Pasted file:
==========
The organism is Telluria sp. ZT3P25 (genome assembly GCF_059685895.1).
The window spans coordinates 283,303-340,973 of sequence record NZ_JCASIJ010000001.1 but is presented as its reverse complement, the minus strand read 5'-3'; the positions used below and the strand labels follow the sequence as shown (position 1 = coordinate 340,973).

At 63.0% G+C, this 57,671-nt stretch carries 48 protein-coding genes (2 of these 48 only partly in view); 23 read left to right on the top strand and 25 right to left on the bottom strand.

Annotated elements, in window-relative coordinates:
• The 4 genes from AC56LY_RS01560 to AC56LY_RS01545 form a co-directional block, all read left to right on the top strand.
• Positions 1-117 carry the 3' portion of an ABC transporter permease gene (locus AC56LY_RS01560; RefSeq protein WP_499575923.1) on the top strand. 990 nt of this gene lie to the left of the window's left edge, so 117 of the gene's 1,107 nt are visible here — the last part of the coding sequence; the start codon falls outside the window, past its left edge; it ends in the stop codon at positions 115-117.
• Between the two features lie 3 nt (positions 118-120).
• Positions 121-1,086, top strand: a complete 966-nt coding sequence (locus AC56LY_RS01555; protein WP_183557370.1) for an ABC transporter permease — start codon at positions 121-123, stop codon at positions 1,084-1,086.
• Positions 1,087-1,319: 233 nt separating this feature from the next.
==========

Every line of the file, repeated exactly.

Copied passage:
The organism is Telluria sp. ZT3P25 (genome assembly GCF_059685895.1).
The window spans coordinates 283,303-340,973 of sequence record NZ_JCASIJ010000001.1 but is presented as its reverse complement, the minus strand read 5'-3'; the positions used below and the strand labels follow the sequence as shown (position 1 = coordinate 340,973).

At 63.0% G+C, this 57,671-nt stretch carries 48 protein-coding genes (2 of these 48 only partly in view); 23 read left to right on the top strand and 25 right to left on the bottom strand.

Annotated elements, in window-relative coordinates:
• The 4 genes from AC56LY_RS01560 to AC56LY_RS01545 form a co-directional block, all read left to right on the top strand.
• Positions 1-117 carry the 3' portion of an ABC transporter permease gene (locus AC56LY_RS01560; RefSeq protein WP_499575923.1) on the top strand. 990 nt of this gene lie to the left of the window's left edge, so 117 of the gene's 1,107 nt are visible here — the last part of the coding sequence; the start codon falls outside the window, past its left edge; it ends in the stop codon at positions 115-117.
• Between the two features lie 3 nt (positions 118-120).
• Positions 121-1,086, top strand: a complete 966-nt coding sequence (locus AC56LY_RS01555; protein WP_183557370.1) for an ABC transporter permease — start codon at positions 121-123, stop codon at positions 1,084-1,086.
• Positions 1,087-1,319: 233 nt separating this feature from the next.